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CAMP ZAMA – Instructors for the Cooking Club at the Camp Zama Youth Center rotate on a regular basis. Some instructors teach precise baking skills, others show teens how to make Japanese foods, and still others focus on particulars such as smoothies.
William Birdsall, however, a program assistant at the center, took a purely pragmatic approach when he led the club here Jan. 31. Hesitating to call the dish he taught the youths an actual “recipe,” he showed them how to improve the nutritional value of instant cup ramen by adding chicken and vegetables.
“The purpose of this is to basically show you guys, if you go to college and you’re a little low on funds, and all you can afford is ramen, this is what is going to help you so you don’t have to eat just cup ramen,” Birdsall told the youths.
Birdsall, a former military police officer previously stationed at Camp Zama, said he learned how to make the meal when he was a Soldier and occasionally found himself too late to eat at the dining facility.
“I’ve cooked it before and I still cook it now too, so it’s not bad,” Birdsall said. “I’m glad I found out about it. I’m just trying to pass on the knowledge so if they do come into a situation where they’re tired of just eating plain ramen, and if they’re bored, they can just throw some stuff together and then, ‘bam.’”
The ingredients for the meal included three packages of instant cup ramen, a bag of frozen mixed vegetables, a bag of frozen chicken strips, hot sauce and assorted seasonings such as garlic powder.
Leftovers also often work well with the dish, Birdsall said, and he encouraged the teens to improvise if they make it in the future.
After the teens donned hairnets, carefully washed their hands and put on gloves, Birdsall delivered a safety briefing to his five students: Kristian Brush, Brianna Maxwell, Dominic Rodgers, Emma Sakamoto-Flack and Keito White.
Birdsall warned against any kind of horseplay due to the heat and knives being used to prepare the food, and also pointed out the location of the fire extinguisher.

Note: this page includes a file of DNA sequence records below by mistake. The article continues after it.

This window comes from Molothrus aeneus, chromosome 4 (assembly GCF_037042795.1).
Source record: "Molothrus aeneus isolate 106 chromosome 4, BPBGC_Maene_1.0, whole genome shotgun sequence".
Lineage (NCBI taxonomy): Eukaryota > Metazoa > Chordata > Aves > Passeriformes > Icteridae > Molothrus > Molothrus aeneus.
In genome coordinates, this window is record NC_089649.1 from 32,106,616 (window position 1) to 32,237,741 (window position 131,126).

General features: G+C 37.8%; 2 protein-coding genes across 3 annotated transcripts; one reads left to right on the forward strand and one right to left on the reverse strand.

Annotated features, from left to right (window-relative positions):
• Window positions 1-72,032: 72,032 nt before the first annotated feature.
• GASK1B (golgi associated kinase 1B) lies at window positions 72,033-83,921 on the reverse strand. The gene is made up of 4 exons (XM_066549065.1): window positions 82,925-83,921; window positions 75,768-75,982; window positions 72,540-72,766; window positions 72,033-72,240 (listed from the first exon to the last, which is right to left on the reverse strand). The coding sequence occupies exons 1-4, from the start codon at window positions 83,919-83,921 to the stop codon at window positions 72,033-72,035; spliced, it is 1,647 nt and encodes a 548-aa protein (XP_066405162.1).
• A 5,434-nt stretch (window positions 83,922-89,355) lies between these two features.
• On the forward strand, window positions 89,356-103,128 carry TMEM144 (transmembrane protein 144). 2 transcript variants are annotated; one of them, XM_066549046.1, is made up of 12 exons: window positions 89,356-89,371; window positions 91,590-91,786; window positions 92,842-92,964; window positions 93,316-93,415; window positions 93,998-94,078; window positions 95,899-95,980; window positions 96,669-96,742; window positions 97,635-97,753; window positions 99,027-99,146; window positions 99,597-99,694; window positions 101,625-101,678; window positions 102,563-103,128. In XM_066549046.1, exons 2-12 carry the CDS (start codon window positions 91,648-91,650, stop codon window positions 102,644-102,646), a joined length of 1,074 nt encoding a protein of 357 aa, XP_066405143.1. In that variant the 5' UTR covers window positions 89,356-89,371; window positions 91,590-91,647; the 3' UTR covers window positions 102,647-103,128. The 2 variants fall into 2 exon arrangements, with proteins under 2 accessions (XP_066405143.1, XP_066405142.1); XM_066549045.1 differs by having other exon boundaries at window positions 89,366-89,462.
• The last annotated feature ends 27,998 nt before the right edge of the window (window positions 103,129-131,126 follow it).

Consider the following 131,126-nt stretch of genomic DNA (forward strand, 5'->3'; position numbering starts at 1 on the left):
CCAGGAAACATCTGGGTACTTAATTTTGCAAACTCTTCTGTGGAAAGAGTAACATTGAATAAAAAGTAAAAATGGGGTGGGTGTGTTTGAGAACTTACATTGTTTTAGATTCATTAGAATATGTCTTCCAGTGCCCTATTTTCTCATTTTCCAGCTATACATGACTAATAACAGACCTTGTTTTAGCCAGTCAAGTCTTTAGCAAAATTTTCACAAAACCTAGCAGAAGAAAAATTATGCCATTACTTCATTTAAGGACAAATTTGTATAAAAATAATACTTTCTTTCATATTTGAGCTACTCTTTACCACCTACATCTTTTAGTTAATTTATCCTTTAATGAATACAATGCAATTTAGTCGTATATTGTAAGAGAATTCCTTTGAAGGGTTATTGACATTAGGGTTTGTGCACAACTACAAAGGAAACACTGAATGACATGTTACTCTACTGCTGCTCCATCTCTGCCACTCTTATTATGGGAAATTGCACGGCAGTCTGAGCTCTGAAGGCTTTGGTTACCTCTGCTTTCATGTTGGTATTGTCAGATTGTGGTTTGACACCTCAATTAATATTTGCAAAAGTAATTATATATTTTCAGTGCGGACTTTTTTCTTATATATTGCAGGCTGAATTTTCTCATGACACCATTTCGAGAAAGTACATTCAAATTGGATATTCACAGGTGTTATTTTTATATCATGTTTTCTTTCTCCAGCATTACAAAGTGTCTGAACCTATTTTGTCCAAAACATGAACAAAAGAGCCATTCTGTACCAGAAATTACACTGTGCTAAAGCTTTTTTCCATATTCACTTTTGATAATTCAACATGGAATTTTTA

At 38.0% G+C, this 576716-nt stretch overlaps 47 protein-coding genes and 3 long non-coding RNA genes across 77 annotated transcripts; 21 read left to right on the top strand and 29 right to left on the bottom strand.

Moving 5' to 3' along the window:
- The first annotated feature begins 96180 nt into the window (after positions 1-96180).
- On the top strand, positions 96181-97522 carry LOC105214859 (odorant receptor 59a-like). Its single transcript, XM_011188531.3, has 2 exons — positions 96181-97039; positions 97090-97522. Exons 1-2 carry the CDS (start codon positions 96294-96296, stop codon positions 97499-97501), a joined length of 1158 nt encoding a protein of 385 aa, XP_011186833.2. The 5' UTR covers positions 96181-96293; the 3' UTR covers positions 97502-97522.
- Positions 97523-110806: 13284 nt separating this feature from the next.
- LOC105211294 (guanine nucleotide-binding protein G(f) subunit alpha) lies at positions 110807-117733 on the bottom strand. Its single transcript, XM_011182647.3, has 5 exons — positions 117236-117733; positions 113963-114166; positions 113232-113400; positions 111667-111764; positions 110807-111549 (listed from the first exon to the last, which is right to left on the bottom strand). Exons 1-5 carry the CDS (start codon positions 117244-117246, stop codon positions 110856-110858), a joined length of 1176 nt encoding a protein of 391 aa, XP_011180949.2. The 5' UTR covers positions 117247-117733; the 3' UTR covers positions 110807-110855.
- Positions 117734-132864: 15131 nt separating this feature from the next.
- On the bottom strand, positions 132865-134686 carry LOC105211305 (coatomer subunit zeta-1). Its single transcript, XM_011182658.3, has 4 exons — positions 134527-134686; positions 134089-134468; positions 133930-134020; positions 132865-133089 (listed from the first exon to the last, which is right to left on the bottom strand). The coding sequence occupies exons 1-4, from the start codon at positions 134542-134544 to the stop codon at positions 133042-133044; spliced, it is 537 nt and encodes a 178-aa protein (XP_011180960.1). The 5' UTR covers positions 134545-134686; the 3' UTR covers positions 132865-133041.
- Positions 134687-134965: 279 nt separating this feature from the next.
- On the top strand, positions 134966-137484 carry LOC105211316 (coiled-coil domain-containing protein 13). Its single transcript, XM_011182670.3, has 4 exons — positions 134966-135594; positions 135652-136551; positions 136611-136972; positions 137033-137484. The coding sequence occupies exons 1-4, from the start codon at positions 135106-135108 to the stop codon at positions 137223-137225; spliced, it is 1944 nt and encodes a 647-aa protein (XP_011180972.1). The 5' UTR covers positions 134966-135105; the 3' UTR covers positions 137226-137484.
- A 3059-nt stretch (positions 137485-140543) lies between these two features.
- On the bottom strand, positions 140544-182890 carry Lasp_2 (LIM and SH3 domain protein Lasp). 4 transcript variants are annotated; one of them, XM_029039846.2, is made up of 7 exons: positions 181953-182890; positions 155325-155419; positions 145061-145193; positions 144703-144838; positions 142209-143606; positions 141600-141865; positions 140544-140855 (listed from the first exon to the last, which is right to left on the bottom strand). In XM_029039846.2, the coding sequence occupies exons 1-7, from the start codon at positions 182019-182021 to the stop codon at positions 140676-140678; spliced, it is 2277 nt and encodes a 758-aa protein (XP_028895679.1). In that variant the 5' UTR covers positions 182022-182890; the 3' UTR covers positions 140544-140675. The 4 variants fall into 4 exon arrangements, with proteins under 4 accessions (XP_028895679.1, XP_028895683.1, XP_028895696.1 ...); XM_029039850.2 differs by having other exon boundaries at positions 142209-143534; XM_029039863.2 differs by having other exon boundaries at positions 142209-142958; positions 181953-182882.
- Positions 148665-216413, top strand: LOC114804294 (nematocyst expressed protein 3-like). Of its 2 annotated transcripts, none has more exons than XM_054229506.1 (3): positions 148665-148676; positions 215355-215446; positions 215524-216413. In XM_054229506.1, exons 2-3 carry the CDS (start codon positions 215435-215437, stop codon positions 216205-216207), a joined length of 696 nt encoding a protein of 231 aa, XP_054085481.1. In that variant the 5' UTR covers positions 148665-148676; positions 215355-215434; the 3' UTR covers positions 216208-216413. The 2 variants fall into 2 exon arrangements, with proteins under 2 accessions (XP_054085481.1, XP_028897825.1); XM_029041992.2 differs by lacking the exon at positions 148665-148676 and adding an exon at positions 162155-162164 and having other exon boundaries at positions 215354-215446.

The teens then got to work cutting up the chicken, heating it up in a pan on the stove, adding the vegetables, and finally, adding a little water and the ramen noodles. After carefully considering the seasonings, they mostly went with hot sauce and garlic powder.
In the end, the teens said their work tasted good and they enjoyed participating in the club.
“I like ramen,” said Kristian. “It’s really good and the vegetables make it healthy. It tastes good with the seasonings.”
Brianna, who advocated for a lot of garlic powder in the meal, said she also liked the way the meal turned out.
“Today’s recipe was easy and good,” Brianna said.
Keito, who has participated in the club previously, said he would likely make the meal on his own at home.
The club, Keito said, teaches helpful skills.
“I think it’s a great opportunity for learning,” Keito said.
Dominic and Emma, meanwhile, said this was their first time participating in the club, and they might make the dish at home sometime.
“I liked helping cook it up and season it,” Emma said. “It tasted good.”
Hannah Maza, the center’s assistant director, said the monthly Cooking Club teaches important life skills.
In addition to nutrition and eating well, the club also teaches how to pick out ingredients and use a stove to properly heat up, for example, milk for hot cocoa, Maza said.
“Little life skills like that are what the clubs are used to enhance their experience here,” Maza said. “They think it’s just eating, but we’re trying to teach them life skills beyond the teen center—life after the teen center.”
The center also offers the Keystone Club, the Power Hour, Youth Sponsorship, the Debate Club, the SMART Girl’s Club, the Wise Guy’s Club and Functional Fitness, and all the clubs teach youth life skills, Maza said.
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